Mutual fund expenses can make a difference

November 23, 1994|By ANDREW LECKEY | ANDREW LECKEY,Tribune Media Services Inc.

They just keep rolling along, whether Republicans or Democrats hold majority power, whether interest rates are low or high, whether the stock market is weak or strong.

The expenses associated with a mutual fund remain constant, ** even though the fund's returns fluctuate from year to year. No one notices underlying costs much when markets are booming. Their bite becomes obvious during a difficult and uncertain period such as 1994 when returns are under pressure.

Investors obsessed with total returns often overlook the fact that expenses vary widely among funds. Studies indicate that funds with higher expenses provide total returns no better than those with low expenses, so you're paying just for the sake of paying.

There are a number of components to mutual fund costs. Most investors are aware of front-end "loads" (initial sales charges) or back-end loads (redemption fees for withdrawal during the first few years after purchase). Many investors choose "no-load" funds to save money.

But the ongoing expense ratio of a mutual fund is equally important. It includes annual costs as a percentage of average net assets and usually ranges from 0.50 percent to 1 percent for bond funds and 1 percent to 2 percent for stock funds.

Included in that computation are 12b-1 fees, named for a Securities and Exchange Commission rule that allows funds to recoup advertisingand marketing costs by slapping annual charges on shareholder assets each year. There are also expenses for administrative and management services.

"A lot of billionaires in the mutual fund business made a lot of money at the expense of fund shareholders," declared John Bogle, chairman and chief executive of the $108 billion Vanguard Group, a leader in low expenses. "I'm not suggesting that is criminal, but it is the way the system is."

Among the biggest fund groups, Vanguard has an average expense ratio of 0.29 percent, compared to 0.67 percent for the Franklin Group, 0.79 percent for the American Funds, 0.81 percent for Dreyfus and 0.87 percent for T. Rowe Price. The expense ratio averages 1 percent for both Scudder and IDS, 1.09 percent for Merrill Lynch and 1.13 percent for Fidelity.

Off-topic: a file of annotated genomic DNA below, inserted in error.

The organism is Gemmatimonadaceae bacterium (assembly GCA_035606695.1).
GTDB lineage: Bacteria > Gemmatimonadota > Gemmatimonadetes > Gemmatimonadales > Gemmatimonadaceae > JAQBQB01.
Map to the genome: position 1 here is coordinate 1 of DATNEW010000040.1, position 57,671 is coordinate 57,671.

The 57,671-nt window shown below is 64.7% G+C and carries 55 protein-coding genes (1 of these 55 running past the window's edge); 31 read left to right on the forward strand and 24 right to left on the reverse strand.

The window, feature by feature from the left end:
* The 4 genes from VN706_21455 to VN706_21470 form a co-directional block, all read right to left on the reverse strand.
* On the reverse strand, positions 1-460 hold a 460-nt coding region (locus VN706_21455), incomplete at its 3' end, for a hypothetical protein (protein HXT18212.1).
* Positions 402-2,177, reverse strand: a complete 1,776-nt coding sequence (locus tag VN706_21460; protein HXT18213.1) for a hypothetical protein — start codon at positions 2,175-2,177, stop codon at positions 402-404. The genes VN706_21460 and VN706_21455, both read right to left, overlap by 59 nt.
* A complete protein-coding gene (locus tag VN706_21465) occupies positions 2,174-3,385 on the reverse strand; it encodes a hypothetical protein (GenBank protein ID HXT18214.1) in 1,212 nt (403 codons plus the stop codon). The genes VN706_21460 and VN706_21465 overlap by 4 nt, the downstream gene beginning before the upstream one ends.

Groups dominated by bond funds rather than stock funds have lower average expenses, since investors buy bond funds for yield and a high expense ratio would put a fund at a disadvantage. Index funds, which purchase stocks based on their representation in an index and don't require active management, also feature low expenses.

There are many ways funds can keep down costs.

"Rather than use four-color, slick, glossy paper for our prospectus and shareholder report, we put good information on cheaper paper to help keep expenses low," said James Benham, a manager with the $10 billion Benham Group, which also has a number of low-cost funds.

When choosing between funds with similar performance, determine which has lower expenses.

"Expenses are often downplayed because the magnitude of a fund's return in a given year can dwarf their impact," said Value Line Mutual Fund Survey editor Stephen Savage. "Yet a high expense ratio will have an impact year in and year out."

Those costs won't go away.

"Be concerned about cost, for many people expect total returns on both stocks and bonds will be a lot lower in the 1990s than they were in the 1980s," warned Amy Arnott, analyst with the Morningstar Mutual Funds investment advisory. "A fund with high expenses may have to take on more risk by investing in areas such as derivative securities to try to get over its expenses."

Several funds recommended by Morningstar include:

* Benham GNMA Income, Mountainview, Calif.; $987 million in assets; no load or 12b-1 fees; expense ratio, 0.54 percent.

* Fidelity Equity Income II, Boston; $7.7 billion; no load or 12b-1 fees; expense ratio, 0.84 percent.

* Franklin High Yield Tax Free income, San Mateo, Calif.; $3.3 billion; 4.25 percent load; 12b-1 fees, 0.10 percent; expense ratio, 0.53 percent.

* Lindner, St. Louis; $1.58 billion; no load or 12b-1 fees; expense ratio, 0.56 percent.

* Nicholas, Milwaukee; $2.9 billion; no load or 12b-1 fees; expense ratio, 0.78 percent.

* Vanguard Fixed Income Short Term Corporate, Valley Forge, Pa.; $3.1 billion; no load or 12b-1 fees; expense ratio, 0.29 percent.

* Vanguard Index 500, Valley Forge, Pa.; $9.4 billion; no load or 12b-1 fees; expense ratio, 0.19 percent.

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